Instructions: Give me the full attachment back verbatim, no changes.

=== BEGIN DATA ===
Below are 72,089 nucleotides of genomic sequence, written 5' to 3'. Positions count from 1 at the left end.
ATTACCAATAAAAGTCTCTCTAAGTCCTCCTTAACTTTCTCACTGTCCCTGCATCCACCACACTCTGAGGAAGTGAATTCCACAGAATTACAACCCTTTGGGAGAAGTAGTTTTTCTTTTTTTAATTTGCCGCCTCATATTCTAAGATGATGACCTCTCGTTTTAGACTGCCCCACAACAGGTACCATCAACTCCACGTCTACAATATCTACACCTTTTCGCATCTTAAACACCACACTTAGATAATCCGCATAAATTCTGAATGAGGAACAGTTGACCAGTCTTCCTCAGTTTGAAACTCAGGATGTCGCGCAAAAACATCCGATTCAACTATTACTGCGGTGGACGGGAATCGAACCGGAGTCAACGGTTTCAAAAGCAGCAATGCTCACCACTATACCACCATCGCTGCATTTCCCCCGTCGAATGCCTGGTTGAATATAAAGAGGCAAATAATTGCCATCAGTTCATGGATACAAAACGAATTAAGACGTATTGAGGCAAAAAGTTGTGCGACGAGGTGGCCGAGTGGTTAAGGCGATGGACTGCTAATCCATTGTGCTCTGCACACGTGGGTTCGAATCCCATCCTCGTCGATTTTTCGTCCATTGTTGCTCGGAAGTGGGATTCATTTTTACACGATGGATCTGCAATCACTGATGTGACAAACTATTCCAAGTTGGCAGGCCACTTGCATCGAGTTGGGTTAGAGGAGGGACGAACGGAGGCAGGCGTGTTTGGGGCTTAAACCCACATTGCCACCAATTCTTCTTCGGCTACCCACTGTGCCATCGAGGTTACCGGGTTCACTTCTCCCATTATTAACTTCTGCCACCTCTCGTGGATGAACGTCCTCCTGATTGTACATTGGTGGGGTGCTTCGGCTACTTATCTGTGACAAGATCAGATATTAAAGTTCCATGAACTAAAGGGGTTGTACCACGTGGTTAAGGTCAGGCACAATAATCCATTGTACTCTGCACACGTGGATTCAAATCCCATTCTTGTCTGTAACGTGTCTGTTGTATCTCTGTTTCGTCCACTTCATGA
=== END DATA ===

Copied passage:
Below are 72,089 nucleotides of genomic sequence, written 5' to 3'. Positions count from 1 at the left end.
ATTACCAATAAAAGTCTCTCTAAGTCCTCCTTAACTTTCTCACTGTCCCTGCATCCACCACACTCTGAGGAAGTGAATTCCACAGAATTACAACCCTTTGGGAGAAGTAGTTTTTCTTTTTTTAATTTGCCGCCTCATATTCTAAGATGATGACCTCTCGTTTTAGACTGCCCCACAACAGGTACCATCAACTCCACGTCTACAATATCTACACCTTTTCGCATCTTAAACACCACACTTAGATAATCCGCATAAATTCTGAATGAGGAACAGTTGACCAGTCTTCCTCAGTTTGAAACTCAGGATGTCGCGCAAAAACATCCGATTCAACTATTACTGCGGTGGACGGGAATCGAACCGGAGTCAACGGTTTCAAAAGCAGCAATGCTCACCACTATACCACCATCGCTGCATTTCCCCCGTCGAATGCCTGGTTGAATATAAAGAGGCAAATAATTGCCATCAGTTCATGGATACAAAACGAATTAAGACGTATTGAGGCAAAAAGTTGTGCGACGAGGTGGCCGAGTGGTTAAGGCGATGGACTGCTAATCCATTGTGCTCTGCACACGTGGGTTCGAATCCCATCCTCGTCGATTTTTCGTCCATTGTTGCTCGGAAGTGGGATTCATTTTTACACGATGGATCTGCAATCACTGATGTGACAAACTATTCCAAGTTGGCAGGCCACTTGCATCGAGTTGGGTTAGAGGAGGGACGAACGGAGGCAGGCGTGTTTGGGGCTTAAACCCACATTGCCACCAATTCTTCTTCGGCTACCCACTGTGCCATCGAGGTTACCGGGTTCACTTCTCCCATTATTAACTTCTGCCACCTCTCGTGGATGAACGTCCTCCTGATTGTACATTGGTGGGGTGCTTCGGCTACTTATCTGTGACAAGATCAGATATTAAAGTTCCATGAACTAAAGGGGTTGTACCACGTGGTTAAGGTCAGGCACAATAATCCATTGTACTCTGCACACGTGGATTCAAATCCCATTCTTGTCTGTAACGTGTCTGTTGTATCTCTGTTTCGTCCACTTCATGA